Most small businesses are begun as simple ideas, and grow into successful enterprises because of the motivation and entrepreneurial enthusiasm of their owners. As your small business becomes more successful, it also becomes more vulnerable. There are many potential disasters that can harm your business, and you need to be prepared to defend yourself as you grow. Protect your small business from technological and financial threats as well as threats to its reputation by being prepared and vigilant about prevention strategies.
1. Protect your small business from potential lawsuits.
Lawsuits can be expensive, even if you are confident that you will win. You will still have to pay for legal representation and spend a lot of time defending your company.
Watch your actions and words. Avoid doing business with people who have a reputation for unscrupulous behavior and do not engage in questionable business practices.
2. Assess your ability to withstand a catastrophe
An unexpected disaster such as a fire or a hurricane could destroy your business, leaving you without income or a plan to rebuild.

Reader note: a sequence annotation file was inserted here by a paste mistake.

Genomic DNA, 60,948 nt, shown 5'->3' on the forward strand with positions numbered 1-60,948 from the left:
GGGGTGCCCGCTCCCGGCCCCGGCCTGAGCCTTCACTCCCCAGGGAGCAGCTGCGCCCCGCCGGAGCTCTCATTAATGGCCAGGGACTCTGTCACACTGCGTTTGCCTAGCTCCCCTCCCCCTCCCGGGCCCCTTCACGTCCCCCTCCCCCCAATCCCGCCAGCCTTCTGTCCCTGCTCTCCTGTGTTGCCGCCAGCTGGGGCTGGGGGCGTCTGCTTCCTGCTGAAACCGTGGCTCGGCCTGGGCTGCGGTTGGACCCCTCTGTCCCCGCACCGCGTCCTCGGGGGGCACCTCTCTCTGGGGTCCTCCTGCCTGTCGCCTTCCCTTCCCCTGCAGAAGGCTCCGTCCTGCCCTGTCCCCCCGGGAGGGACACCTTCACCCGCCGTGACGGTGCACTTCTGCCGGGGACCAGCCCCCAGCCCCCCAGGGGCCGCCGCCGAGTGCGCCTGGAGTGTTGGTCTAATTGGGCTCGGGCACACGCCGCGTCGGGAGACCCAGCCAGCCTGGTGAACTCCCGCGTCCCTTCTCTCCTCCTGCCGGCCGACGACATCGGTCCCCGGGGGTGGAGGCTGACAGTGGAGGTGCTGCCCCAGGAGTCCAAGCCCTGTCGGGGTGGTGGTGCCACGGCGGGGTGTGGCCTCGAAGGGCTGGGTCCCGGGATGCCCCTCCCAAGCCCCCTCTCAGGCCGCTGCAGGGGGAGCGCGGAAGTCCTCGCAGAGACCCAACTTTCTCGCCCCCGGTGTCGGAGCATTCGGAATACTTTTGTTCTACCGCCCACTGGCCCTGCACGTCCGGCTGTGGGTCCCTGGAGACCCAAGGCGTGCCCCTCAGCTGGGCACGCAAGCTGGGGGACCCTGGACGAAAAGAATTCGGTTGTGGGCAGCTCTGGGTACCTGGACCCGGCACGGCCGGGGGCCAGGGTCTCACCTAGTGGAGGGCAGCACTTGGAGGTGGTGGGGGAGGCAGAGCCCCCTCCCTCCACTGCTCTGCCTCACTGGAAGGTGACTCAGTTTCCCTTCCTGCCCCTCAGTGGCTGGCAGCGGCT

Talk to your insurance agent about what is appropriate for your small business. Each business has different needs.
3. Watch your cash and profits
Keep checks and balances and other controls in place to avoid being robbed or losing your hard-earned profits.
Be careful who you hire. Conduct background checks and screen all employees and consultants, especially those with access to company finances.
4. Understand cyber crimes and your company’s vulnerability
Hackers often target small businesses because they have less computer security than large corporations. Keep all of your data and intellectual property protected. Use antivirus software and install a firewall for your network.
5. Hire an IT expert to perform a risk assessment and recommend additional measures
A data breach could be damaging for your small business, especially if a hacker can access your financial information, or that of your customers.
6. Use social media responsibly
While most small businesses can benefit from Facebook pages and Twitter profiles, remember that the digital dialogue can include people unhappy with your business.
7. Develop a crisis communications plan
If something happens that can damage your reputation, you need to be prepared. Prepare a plan to respond to customers, the media and any other stakeholders.
8. Consider working with a public relations professional
Keeping a PR team on retainer might be prohibitive for your small business. However, talk to PR professionals about engaging their services on a per-project basis.